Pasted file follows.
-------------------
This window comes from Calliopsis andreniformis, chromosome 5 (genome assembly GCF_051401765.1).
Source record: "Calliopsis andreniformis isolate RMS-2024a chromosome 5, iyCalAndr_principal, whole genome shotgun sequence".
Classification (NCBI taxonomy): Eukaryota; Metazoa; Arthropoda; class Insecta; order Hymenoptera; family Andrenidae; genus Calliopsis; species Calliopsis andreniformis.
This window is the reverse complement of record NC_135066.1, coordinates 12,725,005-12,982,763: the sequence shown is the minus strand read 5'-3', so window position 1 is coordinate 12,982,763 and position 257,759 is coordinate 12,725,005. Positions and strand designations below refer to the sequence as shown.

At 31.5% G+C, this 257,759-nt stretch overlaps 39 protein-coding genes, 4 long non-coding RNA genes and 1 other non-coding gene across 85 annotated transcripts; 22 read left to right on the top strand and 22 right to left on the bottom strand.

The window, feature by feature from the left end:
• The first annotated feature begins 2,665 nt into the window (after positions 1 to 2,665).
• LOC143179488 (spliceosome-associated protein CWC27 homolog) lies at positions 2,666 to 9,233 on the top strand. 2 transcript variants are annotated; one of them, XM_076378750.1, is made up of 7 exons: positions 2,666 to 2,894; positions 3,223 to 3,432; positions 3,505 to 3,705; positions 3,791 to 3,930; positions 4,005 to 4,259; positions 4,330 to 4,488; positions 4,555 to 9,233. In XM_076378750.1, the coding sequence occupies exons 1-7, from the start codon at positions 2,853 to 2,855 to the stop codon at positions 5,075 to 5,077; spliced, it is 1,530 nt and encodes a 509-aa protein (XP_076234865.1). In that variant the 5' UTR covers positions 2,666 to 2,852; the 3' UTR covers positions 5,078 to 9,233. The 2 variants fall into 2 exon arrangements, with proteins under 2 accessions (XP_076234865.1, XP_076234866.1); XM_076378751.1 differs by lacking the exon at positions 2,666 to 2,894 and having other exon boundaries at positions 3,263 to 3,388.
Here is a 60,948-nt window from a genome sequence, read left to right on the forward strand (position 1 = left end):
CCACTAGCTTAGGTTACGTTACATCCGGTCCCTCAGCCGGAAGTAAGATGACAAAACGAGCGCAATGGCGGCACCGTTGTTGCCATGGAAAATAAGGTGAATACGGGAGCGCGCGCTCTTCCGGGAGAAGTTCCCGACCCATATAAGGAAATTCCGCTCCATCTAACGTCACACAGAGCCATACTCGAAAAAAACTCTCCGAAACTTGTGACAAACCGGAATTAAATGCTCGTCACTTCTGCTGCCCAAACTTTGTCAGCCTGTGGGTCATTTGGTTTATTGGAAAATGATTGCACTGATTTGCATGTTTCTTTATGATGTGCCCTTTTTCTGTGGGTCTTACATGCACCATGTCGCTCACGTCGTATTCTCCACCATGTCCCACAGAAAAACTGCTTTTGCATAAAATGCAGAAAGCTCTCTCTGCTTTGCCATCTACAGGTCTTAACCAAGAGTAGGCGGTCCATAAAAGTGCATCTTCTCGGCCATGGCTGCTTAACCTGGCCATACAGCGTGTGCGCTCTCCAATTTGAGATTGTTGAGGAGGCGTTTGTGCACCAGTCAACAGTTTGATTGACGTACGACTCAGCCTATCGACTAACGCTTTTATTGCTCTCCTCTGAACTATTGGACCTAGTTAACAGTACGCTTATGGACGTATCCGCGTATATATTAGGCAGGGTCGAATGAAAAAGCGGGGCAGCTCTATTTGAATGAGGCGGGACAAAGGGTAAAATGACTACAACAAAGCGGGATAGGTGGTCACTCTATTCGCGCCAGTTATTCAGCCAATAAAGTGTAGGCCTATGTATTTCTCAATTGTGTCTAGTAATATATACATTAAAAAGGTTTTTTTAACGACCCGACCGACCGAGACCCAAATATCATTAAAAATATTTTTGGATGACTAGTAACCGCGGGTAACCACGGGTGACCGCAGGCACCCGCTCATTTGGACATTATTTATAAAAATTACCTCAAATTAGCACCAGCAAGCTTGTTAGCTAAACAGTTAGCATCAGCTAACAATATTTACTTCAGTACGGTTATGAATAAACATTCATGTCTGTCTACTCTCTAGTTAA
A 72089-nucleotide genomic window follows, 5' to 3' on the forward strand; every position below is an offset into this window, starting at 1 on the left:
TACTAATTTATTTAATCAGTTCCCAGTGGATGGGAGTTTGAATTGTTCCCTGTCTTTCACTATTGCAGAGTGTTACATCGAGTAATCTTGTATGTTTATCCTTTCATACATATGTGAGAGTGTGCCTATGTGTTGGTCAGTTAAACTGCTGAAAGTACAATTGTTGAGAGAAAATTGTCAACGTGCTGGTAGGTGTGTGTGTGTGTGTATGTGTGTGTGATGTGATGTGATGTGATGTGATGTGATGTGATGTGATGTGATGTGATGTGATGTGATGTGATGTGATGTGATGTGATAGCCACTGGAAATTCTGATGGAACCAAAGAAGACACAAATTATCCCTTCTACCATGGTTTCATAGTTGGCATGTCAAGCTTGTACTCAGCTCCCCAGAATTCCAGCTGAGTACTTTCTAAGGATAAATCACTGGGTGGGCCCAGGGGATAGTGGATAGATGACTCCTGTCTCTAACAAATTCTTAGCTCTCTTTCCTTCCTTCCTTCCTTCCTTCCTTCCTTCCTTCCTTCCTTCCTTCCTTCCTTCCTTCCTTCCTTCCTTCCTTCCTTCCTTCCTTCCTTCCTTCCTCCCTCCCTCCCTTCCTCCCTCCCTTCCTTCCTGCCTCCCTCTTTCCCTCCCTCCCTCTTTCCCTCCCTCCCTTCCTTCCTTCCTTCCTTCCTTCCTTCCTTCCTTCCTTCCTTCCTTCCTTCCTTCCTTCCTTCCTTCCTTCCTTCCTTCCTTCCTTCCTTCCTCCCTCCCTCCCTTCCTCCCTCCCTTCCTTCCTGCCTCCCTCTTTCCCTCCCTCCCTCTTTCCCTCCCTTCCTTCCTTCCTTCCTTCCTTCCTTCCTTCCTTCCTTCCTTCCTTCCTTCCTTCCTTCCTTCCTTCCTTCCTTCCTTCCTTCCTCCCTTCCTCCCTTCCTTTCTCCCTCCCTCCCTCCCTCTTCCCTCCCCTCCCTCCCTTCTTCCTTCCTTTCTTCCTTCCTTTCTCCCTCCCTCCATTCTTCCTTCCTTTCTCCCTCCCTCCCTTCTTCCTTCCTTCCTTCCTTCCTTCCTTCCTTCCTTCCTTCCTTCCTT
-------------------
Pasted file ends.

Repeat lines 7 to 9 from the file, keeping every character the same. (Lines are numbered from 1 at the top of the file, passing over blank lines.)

• The first annotated feature begins 2,665 nt into the window (after positions 1 to 2,665).
• LOC143179488 (spliceosome-associated protein CWC27 homolog) lies at positions 2,666 to 9,233 on the top strand. 2 transcript variants are annotated; one of them, XM_076378750.1, is made up of 7 exons: positions 2,666 to 2,894; positions 3,223 to 3,432; positions 3,505 to 3,705; positions 3,791 to 3,930; positions 4,005 to 4,259; positions 4,330 to 4,488; positions 4,555 to 9,233. In XM_076378750.1, the coding sequence occupies exons 1-7, from the start codon at positions 2,853 to 2,855 to the stop codon at positions 5,075 to 5,077; spliced, it is 1,530 nt and encodes a 509-aa protein (XP_076234865.1). In that variant the 5' UTR covers positions 2,666 to 2,852; the 3' UTR covers positions 5,078 to 9,233. The 2 variants fall into 2 exon arrangements, with proteins under 2 accessions (XP_076234865.1, XP_076234866.1); XM_076378751.1 differs by lacking the exon at positions 2,666 to 2,894 and having other exon boundaries at positions 3,263 to 3,388.
Here is a 60,948-nt window from a genome sequence, read left to right on the forward strand (position 1 = left end):